“I don’t think it’s necessarily a rewarding experience to sit between the speakers and listen to this album,” Electric Company maestro Brad Laner says of his A Pert Cyclic Omen in this month’s Guitar Player magazine. “I always enjoy it more when I’m doing something else, which is not usually how I feel about music.” If detractors of ambient need any more ammunition for their criticisms, there it is—one of its own performers admitting that his work is little more than mood music. Generally, rock ‘n’ roll is something to be concentrated upon: There are personalities and hooks and egos to hold one’s attention. Innumerable album sleeves instruct listeners to play the tunes “LOUD,” while the liner notes to Kyuss’ outstanding Sky Valley go even further, commanding fans to “Listen without distraction.”

Ambient’s different. It has its roots in the ethereal puffery of Tangerine Dream and has been visited by danciness (Moby) and new age spaciness (The Future Sound of London), but as a rule it’s not exactly gripping. However, a sinister new strain of ambient has recently emerged: Dubbed “isolationism” by one of its progenitors (Kevin Martin of Ice and Techno Animal), this subgenre frequently employs more drums, guitars, and angst than typical ambient work. Still, the stuff is hardly as aggressive as, say, the Sex Pistols. So, presented with two (arguably) representative isolationist discs to review, I take Laner at his word and listen to Omen as well as British duo Scorn’s Ellipsis while attending to two long overdue tasks: cleaning my bedroom and washing my truck.

The bedroom is quite a mess. Fortunately, the Scorn CD is a both a walloping 79 minutes long (I’ll need the time) and rather motivational (I’ll need that as well). Loaded with groovy hiphop rhythms tempered by mournful keyboards, penetrating bass, and various industrial clanks, Ellipsis would be danceable were it not for its sullen atmosphere. Nevertheless, it’s assuredly more structured than routine ambient arrangements, no doubt because drummer M.J. Harris and bassist Nicholas James Bullen are both veterans of the very un-ambient grindcore outfit Napalm Death. But while the duo’s metalhead background gives Ellipsis its engaging framework, much of the disc’s flavor is provided by Scorn’s pals in the isolationism movement.

That’s because Ellipsis, as the name indicates, isn’t quite a proper album. Instead, it consists of celebrity remixes of older Scorn songs—most drawn from Scorn’s previous CD Evanescence. While collaboration between ambient musicians is commonplace, the remixing and re-releasing of an entire album does seem a bit much. However, it works just fine: Evanescence was a worthy effort, but the sprawling, tidal strains of Ellipsis are even better, if only because the breadth of contributors increases the disc’s appeal.

Despite the variety of personalities on Ellipsis, the disc is at its best when Harris and Bullen’s free-flowing rhythms are left intact: Meat Beat Manifesto’s remix of “Silver Rain Fell” retains the original’s hiphop drumming andpunchy bass, but increases the tune’s depth with over-amped buzzing and grim, discordant chimes, while Coil’s take on “Dreamspace” churns more quietly, and more disturbingly, than the original. Predictably, ambient guru Bill Laswell’s overlong, overquiet version of “Night Ash Black” falls a bit flat, but by and large the guest artists improve noticeably on Scorn’s material. And lest Scorn itself be marginalized, Harris and Bullen handle two of the remixes themselves, greatly improving on the lounge-act creepiness of “Exodus,” while imposing a more sleepy eccentricity on “Light Trap.”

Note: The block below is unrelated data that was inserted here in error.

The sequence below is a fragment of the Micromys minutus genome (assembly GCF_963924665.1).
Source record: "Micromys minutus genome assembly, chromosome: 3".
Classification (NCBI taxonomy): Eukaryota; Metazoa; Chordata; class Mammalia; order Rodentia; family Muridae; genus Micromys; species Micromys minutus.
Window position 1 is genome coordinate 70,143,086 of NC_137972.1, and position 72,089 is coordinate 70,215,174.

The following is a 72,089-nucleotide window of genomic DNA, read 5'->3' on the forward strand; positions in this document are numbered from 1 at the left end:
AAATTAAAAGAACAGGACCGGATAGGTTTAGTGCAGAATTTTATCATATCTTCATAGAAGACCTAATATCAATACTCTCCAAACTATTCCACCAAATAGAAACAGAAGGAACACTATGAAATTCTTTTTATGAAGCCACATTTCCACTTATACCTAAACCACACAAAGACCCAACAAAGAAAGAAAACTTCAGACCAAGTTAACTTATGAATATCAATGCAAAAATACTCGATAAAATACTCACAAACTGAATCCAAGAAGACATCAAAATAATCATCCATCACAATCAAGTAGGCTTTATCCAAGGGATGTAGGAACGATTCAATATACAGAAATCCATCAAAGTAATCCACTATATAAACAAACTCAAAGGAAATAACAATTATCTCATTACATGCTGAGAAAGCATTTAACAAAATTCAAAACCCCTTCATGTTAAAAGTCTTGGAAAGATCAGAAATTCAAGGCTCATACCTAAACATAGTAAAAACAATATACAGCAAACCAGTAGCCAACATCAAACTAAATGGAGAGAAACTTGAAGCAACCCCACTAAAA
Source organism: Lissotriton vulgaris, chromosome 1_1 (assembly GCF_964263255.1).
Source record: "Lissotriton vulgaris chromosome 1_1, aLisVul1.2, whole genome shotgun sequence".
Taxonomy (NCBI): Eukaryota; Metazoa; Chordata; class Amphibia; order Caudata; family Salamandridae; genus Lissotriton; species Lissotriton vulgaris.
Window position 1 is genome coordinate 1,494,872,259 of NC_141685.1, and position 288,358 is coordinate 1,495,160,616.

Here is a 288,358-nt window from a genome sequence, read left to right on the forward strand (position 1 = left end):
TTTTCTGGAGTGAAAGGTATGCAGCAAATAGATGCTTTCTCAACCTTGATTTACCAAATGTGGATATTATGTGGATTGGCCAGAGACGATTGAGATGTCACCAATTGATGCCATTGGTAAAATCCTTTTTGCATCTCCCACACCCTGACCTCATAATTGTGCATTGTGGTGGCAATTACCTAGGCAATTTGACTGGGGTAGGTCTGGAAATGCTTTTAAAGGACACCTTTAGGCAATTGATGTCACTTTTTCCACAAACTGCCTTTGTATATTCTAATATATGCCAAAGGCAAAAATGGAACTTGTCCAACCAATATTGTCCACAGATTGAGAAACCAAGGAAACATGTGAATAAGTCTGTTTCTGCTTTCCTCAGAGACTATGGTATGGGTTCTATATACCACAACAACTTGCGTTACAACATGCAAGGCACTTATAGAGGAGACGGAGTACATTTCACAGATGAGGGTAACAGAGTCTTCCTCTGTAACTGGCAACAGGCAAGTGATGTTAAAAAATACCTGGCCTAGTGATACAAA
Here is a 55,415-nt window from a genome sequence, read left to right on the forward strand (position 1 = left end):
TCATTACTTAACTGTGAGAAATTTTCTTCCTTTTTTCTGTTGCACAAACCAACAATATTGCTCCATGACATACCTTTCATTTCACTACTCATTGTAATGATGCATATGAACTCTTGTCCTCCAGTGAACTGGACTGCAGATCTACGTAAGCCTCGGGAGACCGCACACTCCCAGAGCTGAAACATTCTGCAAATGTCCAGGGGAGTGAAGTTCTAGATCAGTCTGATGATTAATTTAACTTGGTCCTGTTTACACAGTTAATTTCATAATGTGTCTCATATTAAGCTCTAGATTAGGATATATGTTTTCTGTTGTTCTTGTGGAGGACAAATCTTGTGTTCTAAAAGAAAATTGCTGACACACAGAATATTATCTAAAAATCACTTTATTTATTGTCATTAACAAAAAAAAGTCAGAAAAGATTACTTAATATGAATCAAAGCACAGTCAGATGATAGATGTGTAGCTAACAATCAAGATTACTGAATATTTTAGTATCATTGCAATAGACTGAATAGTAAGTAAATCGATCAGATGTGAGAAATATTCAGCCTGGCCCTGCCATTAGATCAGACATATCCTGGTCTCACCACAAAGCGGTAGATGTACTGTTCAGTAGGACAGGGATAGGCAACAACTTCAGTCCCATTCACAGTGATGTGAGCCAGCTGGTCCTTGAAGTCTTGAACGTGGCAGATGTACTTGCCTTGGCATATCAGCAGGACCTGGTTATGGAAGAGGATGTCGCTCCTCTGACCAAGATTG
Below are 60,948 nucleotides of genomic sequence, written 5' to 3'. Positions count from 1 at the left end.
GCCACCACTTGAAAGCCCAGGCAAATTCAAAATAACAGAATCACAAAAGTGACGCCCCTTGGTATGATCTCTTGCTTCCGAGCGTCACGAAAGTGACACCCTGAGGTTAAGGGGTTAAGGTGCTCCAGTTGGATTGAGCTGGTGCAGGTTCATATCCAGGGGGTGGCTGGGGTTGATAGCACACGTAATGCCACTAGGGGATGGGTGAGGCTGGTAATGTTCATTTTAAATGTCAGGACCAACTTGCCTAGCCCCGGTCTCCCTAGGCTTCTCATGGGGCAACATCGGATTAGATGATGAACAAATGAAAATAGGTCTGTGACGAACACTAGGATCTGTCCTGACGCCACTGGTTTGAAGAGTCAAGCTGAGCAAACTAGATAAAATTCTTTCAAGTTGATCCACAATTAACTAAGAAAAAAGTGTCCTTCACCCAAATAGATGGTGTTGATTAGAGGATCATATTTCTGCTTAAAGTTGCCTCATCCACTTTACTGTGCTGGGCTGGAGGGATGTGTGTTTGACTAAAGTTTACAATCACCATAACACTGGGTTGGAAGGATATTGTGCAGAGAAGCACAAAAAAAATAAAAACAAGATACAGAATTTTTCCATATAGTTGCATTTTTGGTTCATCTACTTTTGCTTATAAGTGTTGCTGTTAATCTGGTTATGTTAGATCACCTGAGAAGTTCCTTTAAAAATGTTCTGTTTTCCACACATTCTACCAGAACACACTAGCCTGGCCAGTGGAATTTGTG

Because so much of Ellipsis claims a likable pulsing groove, it does indeed perform well as white noise for any given onerous task. I remove piles of trash and fold nearly four weeks of laundry effortlessly amid Scorn’s brooding presence, and my abode is spotless by the time the disc winds down. But Ellipsis is not exactly bracing accompaniment for, say, biking, or driving, or even listening. Scorn produces background music, a dark-mirror reflection of Muzak, ideally crafted for society’s angst- ridden worker drones.

At least Scorn’s ambient ventures are effective, whereas the monotonous tones of Laner’s Electric Company barely got me through washing my Bronco II.

A Pert Cyclic Omen is a good deal more traditionally ambient than Ellipsis, and thus intrinsically less distinctive. Strangely, Laner shies away from the “ambient” label, only grudgingly acquiescing to “ambient punk” in the Guitar Player interview. But if Laner’s guitar-based structures are dirtier than most ambient music, the random-noise aesthetic is still there: Many tracks float about directionlessly, as do “P.A. Intercom Cycle” and “Elm Crypt Ocean,” in which Laner cycles loops of sampled guitar through atmospheres of buzzing feedback. Occasionally, Omen does offer a more isolationist sense of rhythm—bouncy snares trill under the humming “Polymeric Accent,” while celestial beats careen from speaker to speaker on “Come Circa Plenty.” Nonetheless, Laner’s doubtlessly painstaking studio work on Omen still resembles random noise. On the plus side, though, the aimless tones nicely complement both my sloshing wash water and a neighbor’s heaving WeedWacker.

Admittedly, for genres as commercially doomed as ambient and isolationism, critical acceptance is hardly the point. The creation of ambient, more so than most music, is a vehicle for the musician’s gratification, and enthusiasts picked up along the way are incidental. So if such musicians, unconcerned with monetary success, find a niche for their work as background music, they can hardly gripe. And hey, I’ve got an immaculate room and a sparkling truck, so who’s complaining?